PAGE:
there will now be a hearing and it mirrors the debate across this country. and all of it comes as the u.s. is still reporting 664,000 new cases a day. hospitalizations climbing in 13 states. nearly 20,000 covid patients admitted to hospitals every day across this nation. and we are still seeing about 2,000 covid deaths every day. after the supreme court shot down president biden's mandate for large businesses to require workers be vaccinated, the biden administration now officially withdrawing the business mandate today. the white house has said many large businesses have already put in place rules of their own. tonight, pfizer is now launching a human trial of its new vaccine booster specifically targeting the omicron variant. of course, the question, will it be needed, with cases coming down in parts of the country? and then, looking forward, the big question, will we see another variant that tests us
like omicron? what dr. anthony fauci said about that today. abc's erielle reshef leading us off. >> reporter: tonight, that late word from an appeals court judge keeping new york state's school mask mandate in place -- for now. it comes just hours after a ruling striking down the state's indoor mask mandate sparked chaos and confusion across schools and businesses. >> we're not anti-mask, we're just anti-mandate. >> reporter: the governor had vowed to fight it, even with covid cases dropping dramatically in new york. >> the last thing i want to see is a different trend because people gave up on the masks. >> i think it's common sense, i think it's safe to have a mask. >> reporter: some schools today swiftly ditching the mask rule. others keeping the mandate in place, outraging some parents. >> that is a lie. you guys will all be sued. watch me. >> reporter: on long island, parents angry after they say their maskless kids were told to stay in the library and join their classes via zoom. >> i just think it's wrong. for one day, given these kids the opportunity to have the choice to be maskless or masked. it's their constitutional right.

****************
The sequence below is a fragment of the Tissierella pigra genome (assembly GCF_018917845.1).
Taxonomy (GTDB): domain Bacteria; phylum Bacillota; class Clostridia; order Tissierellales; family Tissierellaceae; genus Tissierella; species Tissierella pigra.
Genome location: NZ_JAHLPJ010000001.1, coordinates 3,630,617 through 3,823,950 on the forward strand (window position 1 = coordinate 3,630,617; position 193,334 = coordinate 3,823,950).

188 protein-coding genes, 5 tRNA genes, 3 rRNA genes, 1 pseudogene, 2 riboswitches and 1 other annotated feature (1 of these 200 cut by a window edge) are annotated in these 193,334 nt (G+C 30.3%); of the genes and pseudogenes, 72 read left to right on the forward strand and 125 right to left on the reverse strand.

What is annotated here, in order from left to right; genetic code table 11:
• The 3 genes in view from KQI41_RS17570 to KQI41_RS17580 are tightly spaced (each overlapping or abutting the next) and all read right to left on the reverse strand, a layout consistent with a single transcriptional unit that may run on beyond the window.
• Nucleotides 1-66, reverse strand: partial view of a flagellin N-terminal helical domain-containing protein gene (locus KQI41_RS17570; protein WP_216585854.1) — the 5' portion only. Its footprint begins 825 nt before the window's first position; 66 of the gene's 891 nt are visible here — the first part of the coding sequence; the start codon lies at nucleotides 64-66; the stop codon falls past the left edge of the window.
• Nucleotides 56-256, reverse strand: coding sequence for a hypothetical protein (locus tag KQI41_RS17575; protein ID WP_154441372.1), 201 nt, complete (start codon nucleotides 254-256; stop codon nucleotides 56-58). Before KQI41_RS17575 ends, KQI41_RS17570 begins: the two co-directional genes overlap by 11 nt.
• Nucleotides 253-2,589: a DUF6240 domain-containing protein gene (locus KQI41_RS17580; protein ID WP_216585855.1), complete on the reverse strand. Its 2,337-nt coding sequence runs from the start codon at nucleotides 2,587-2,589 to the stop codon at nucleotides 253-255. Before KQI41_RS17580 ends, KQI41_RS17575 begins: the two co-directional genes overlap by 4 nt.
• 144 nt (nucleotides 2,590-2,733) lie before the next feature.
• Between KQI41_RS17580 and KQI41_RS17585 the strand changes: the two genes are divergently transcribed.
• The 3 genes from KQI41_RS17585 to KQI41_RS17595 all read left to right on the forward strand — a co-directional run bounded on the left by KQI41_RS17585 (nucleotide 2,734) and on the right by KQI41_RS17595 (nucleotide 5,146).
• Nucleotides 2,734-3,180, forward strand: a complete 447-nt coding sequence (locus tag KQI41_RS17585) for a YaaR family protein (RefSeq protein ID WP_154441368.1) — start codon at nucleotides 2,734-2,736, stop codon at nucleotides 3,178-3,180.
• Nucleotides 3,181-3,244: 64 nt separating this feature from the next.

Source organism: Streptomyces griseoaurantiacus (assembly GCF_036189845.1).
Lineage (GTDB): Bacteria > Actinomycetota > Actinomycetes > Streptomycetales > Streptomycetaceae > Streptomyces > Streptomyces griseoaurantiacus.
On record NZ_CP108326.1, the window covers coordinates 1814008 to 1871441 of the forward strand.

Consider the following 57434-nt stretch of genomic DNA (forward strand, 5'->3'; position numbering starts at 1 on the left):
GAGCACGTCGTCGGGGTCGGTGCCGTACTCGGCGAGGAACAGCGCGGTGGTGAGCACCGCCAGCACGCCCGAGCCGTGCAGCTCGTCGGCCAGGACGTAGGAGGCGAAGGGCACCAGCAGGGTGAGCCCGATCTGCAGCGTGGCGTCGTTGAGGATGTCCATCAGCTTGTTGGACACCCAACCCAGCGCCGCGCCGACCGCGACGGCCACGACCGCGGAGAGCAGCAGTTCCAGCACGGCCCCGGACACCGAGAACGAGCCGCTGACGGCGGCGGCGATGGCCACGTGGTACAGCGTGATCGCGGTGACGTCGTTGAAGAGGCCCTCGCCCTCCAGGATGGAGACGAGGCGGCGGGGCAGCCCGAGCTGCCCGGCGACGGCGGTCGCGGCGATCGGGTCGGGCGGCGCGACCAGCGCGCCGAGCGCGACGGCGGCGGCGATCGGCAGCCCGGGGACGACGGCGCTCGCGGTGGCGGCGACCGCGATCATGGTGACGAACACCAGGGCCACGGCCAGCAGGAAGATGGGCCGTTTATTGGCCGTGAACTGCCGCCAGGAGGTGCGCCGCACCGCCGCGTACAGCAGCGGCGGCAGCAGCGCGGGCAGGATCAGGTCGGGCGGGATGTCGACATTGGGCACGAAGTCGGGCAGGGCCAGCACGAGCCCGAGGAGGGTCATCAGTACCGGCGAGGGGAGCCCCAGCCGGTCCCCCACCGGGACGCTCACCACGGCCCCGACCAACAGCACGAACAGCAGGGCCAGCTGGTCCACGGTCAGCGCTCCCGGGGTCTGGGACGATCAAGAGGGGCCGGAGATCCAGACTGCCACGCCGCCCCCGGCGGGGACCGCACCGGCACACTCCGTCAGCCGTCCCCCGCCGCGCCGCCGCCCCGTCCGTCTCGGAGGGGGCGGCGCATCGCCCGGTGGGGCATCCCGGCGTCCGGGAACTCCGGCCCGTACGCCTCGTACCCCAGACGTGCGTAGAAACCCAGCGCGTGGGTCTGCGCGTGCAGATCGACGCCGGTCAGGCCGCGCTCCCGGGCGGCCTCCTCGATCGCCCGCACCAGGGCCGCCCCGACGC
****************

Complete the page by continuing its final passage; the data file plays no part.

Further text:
>> reporter: it comes as the country reports 664,000 new cases a day and hospitalizations are still climbing across 13 states. southern idaho once again activating its crisis standards of care. >> i know that everyone is tired of the pandemic. like you, i wish we could be done with the pandemic. but unfortunately, the pandemic is not done with us. >> reporter: and tonight, dr. anthony fauci calling pfizer's move to test an omicron-target vaccine a "prudent move." when asked about the back-to-back nature of the covid variant surges, dr. fauci saying he does not believe we will be seeing that kind of pattern indefinitely. >> even if new variants emerge, they don't take that surge effect that we've seen with the four, now five surges that we've seen since the early 2020. so i don't believe we're going to be seeing that indefinitely. i think it's going to come down and down. and quite frankly, the more people that we get vaccinated and the more people we get boosted, the less the likelihood that we'll be seeing these return variants that keep